LAUSANNE (AFP) – International Olympic Committee (IOC) president Thomas Bach has told Ukraine its calls to boycott the 2024 Paris Games over the possible participation of Russian competitors goes against Olympic “principles” as his organisation was accused of being “on the wrong side of history”.
In a letter to the Ukrainian National Olympic Committee (NOC) revealed on Thursday, Bach said Ukraine’s efforts in “pressuring” other countries to boycott the 2024 Games was “extremely regrettable”.
The IOC said last month it was exploring a “pathway” to allow Russian and Belarusian competitors to take part in the Paris Olympics, under a neutral flag.
Ukraine has reacted furiously, threatening to pull out of the Games. Nordic and some eastern European countries have said they would join a boycott.
“Threatening a boycott of the Olympic Games which, as you inform me, the NOC of Ukraine is currently considering, goes against the fundamentals of the Olympic Movement and the principles we stand for,” Bach said in the letter to Ukraine’s Olympic chief Vadym Goutzeit.
Bach said the participation of Russian and Belarusian athletes “has not even been discussed in concrete terms yet”.
“Therefore, your letter at this premature stage to your fellow NOCs, to the International Federations, IOC Members and to future Olympic hosts, pressuring them in an attempt to publicly influence their decision-making, has been perceived by the vast majority of them as, at the very least, extremely regrettable,” Bach added.
Bach also blasted what he described as “defamatory statements” made by some Ukraine officials who accused the IOC of being a “promoter of war, murder and destruction”.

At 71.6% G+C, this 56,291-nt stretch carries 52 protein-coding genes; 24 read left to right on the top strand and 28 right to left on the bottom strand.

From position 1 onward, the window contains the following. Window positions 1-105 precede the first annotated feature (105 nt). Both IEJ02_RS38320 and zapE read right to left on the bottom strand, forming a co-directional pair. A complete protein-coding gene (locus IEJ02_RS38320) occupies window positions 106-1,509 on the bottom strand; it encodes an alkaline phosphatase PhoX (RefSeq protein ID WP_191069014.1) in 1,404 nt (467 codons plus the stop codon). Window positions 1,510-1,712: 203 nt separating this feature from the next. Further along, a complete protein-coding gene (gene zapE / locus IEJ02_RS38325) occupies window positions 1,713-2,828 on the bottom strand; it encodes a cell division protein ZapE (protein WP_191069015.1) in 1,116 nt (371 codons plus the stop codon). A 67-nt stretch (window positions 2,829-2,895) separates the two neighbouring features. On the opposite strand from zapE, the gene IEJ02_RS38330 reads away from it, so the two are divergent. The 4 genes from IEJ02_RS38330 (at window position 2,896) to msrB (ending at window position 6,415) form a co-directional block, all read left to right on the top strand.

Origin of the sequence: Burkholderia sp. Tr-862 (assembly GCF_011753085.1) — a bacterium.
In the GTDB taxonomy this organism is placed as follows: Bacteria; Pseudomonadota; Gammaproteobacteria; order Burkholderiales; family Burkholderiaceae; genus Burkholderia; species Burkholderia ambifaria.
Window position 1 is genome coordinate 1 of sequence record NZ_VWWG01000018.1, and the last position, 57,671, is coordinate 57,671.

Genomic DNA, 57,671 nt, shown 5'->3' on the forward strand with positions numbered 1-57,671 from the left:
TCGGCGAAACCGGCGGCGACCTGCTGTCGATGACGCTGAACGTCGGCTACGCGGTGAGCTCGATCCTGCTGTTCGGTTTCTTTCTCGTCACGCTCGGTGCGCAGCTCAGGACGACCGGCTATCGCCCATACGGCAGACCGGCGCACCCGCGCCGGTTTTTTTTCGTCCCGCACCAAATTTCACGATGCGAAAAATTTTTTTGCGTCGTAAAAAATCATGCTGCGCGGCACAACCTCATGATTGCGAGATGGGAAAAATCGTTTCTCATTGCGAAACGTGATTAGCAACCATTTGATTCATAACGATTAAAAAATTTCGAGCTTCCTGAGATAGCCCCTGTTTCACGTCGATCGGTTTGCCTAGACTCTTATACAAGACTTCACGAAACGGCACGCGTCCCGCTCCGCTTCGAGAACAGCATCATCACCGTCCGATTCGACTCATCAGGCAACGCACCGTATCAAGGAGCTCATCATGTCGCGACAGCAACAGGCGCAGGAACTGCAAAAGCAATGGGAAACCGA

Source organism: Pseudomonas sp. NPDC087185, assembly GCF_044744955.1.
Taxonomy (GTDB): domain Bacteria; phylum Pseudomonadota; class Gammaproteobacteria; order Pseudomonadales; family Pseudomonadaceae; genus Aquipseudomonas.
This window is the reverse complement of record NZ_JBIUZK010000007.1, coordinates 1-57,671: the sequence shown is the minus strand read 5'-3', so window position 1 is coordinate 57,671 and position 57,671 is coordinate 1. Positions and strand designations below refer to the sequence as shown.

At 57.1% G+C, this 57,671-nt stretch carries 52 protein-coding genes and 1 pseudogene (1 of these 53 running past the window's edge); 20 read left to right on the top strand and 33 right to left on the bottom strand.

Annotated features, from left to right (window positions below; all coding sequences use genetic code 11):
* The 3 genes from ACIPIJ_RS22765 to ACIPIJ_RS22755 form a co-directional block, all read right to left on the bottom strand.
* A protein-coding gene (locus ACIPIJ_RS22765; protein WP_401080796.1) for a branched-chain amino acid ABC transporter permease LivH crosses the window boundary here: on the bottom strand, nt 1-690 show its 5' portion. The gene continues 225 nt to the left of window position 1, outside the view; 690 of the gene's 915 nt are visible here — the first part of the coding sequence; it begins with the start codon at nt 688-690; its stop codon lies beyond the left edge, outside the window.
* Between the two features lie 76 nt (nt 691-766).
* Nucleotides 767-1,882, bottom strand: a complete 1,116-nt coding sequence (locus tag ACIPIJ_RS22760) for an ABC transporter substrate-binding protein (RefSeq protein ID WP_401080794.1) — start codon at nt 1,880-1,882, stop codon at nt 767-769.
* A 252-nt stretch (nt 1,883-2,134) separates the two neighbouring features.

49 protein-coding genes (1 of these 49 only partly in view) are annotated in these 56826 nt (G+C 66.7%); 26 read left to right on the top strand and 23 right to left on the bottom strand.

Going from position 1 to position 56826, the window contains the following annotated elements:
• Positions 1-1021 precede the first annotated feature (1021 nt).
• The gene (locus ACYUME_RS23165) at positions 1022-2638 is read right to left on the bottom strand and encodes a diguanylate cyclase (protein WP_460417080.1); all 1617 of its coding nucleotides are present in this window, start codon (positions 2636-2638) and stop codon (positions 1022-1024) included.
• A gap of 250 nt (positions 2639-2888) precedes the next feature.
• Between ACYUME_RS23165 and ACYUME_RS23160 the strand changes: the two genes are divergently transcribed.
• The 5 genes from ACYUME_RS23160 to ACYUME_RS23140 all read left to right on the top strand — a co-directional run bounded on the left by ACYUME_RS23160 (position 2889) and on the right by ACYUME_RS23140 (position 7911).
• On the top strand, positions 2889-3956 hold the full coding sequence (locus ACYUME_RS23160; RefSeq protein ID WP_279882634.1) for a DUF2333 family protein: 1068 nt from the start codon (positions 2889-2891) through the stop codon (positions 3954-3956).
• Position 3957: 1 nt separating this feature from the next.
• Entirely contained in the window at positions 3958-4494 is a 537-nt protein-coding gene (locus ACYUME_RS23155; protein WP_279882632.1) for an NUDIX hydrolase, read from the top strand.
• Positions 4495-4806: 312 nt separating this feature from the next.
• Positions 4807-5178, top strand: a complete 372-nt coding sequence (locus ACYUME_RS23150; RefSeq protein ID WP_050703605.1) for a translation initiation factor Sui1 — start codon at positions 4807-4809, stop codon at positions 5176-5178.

Russia and its ally Belarus, which allowed its territory to be used as a launchpad when Moscow began its invasion of Ukraine last February, have been sidelined from most Olympic sports since the war began.
The publication of Bach’s letter comes on the eve of a summit of sports ministers in London yesterday.
At the conference, Ukraine President Volodymyr Zelenskyy denounced the potential participation of Russian athletes in the Paris Olympics.
Zelenskyy has called the plans to allow Russians to take part an attempt “to tell the whole world that terror is somehow acceptable”.The IOC’s proposed roadmap for athletes’ return to action under a neutral flag, provided they had “not actively supported the war in Ukraine”, has caused deep divisions and heated debate.
Polish Sports Minister Kamil Bortniczuk said he expected around 40 countries to oppose the participation of Russians and Belarusians in the Paris Olympics at Friday’s conference.
The United States, however, backs allowing athletes from Russia and Belarus to compete as neutrals while opposing the display of their national flags or emblems.
The controversy has not helped form a unified policy.
For example, Russian and Belarusian tennis players can compete at tour events and Grand Slams albeit not under their national flags.
However, Wimbledon last year imposed a blanket ban on players from the two nations taking part in arguably the sport’s most prestigious Grand Slam event.